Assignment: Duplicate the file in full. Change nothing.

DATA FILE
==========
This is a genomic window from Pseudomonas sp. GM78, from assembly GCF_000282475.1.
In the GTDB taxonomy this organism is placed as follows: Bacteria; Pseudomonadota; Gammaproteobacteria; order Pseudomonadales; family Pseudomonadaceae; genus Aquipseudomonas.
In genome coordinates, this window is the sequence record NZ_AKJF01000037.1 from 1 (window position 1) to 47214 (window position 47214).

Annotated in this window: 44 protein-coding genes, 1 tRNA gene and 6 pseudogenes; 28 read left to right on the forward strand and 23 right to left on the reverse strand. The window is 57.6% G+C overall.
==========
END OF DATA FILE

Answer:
This is a genomic window from Pseudomonas sp. GM78, from assembly GCF_000282475.1.
In the GTDB taxonomy this organism is placed as follows: Bacteria; Pseudomonadota; Gammaproteobacteria; order Pseudomonadales; family Pseudomonadaceae; genus Aquipseudomonas.
In genome coordinates, this window is the sequence record NZ_AKJF01000037.1 from 1 (window position 1) to 47214 (window position 47214).

Annotated in this window: 44 protein-coding genes, 1 tRNA gene and 6 pseudogenes; 28 read left to right on the forward strand and 23 right to left on the reverse strand. The window is 57.6% G+C overall.